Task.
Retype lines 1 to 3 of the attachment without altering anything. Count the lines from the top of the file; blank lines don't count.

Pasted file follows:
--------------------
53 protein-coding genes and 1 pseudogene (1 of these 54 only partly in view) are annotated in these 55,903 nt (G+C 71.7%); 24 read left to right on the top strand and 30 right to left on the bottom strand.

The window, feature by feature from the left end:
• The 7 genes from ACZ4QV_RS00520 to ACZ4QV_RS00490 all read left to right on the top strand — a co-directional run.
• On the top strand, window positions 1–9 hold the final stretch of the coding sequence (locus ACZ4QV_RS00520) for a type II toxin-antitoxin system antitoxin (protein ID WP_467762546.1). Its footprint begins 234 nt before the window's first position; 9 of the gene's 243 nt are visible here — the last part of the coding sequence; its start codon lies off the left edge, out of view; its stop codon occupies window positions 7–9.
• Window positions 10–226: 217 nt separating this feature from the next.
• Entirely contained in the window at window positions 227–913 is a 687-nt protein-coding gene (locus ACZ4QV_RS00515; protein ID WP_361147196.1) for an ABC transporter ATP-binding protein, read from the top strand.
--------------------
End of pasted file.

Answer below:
53 protein-coding genes and 1 pseudogene (1 of these 54 only partly in view) are annotated in these 55,903 nt (G+C 71.7%); 24 read left to right on the top strand and 30 right to left on the bottom strand.

The window, feature by feature from the left end:
• The 7 genes from ACZ4QV_RS00520 to ACZ4QV_RS00490 all read left to right on the top strand — a co-directional run.